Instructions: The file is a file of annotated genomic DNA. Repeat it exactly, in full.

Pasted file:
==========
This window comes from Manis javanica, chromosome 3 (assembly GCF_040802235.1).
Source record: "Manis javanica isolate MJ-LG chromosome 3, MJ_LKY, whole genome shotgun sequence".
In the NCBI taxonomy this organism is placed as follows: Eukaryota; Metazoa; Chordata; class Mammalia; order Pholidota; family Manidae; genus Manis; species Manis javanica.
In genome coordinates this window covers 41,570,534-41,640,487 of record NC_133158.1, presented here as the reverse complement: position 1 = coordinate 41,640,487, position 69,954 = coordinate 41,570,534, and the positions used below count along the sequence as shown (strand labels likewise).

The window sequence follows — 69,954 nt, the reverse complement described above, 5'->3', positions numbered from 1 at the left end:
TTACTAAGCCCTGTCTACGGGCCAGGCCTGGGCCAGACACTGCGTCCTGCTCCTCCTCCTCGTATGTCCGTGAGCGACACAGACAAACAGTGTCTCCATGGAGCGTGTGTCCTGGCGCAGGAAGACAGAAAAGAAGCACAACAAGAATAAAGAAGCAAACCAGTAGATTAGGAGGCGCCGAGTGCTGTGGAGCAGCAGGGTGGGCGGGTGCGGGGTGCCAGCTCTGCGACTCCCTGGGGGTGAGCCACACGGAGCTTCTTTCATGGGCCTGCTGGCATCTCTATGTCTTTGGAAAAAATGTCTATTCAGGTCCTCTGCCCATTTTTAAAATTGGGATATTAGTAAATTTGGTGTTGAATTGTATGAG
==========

This window comes from Manis javanica, chromosome 3 (assembly GCF_040802235.1).
Source record: "Manis javanica isolate MJ-LG chromosome 3, MJ_LKY, whole genome shotgun sequence".
In the NCBI taxonomy this organism is placed as follows: Eukaryota; Metazoa; Chordata; class Mammalia; order Pholidota; family Manidae; genus Manis; species Manis javanica.
In genome coordinates this window covers 41,570,534-41,640,487 of record NC_133158.1, presented here as the reverse complement: position 1 = coordinate 41,640,487, position 69,954 = coordinate 41,570,534, and the positions used below count along the sequence as shown (strand labels likewise).

The window sequence follows — 69,954 nt, the reverse complement described above, 5'->3', positions numbered from 1 at the left end:
TTACTAAGCCCTGTCTACGGGCCAGGCCTGGGCCAGACACTGCGTCCTGCTCCTCCTCCTCGTATGTCCGTGAGCGACACAGACAAACAGTGTCTCCATGGAGCGTGTGTCCTGGCGCAGGAAGACAGAAAAGAAGCACAACAAGAATAAAGAAGCAAACCAGTAGATTAGGAGGCGCCGAGTGCTGTGGAGCAGCAGGGTGGGCGGGTGCGGGGTGCCAGCTCTGCGACTCCCTGGGGGTGAGCCACACGGAGCTTCTTTCATGGGCCTGCTGGCATCTCTATGTCTTTGGAAAAAATGTCTATTCAGGTCCTCTGCCCATTTTTAAAATTGGGATATTAGTAAATTTGGTGTTGAATTGTATGAG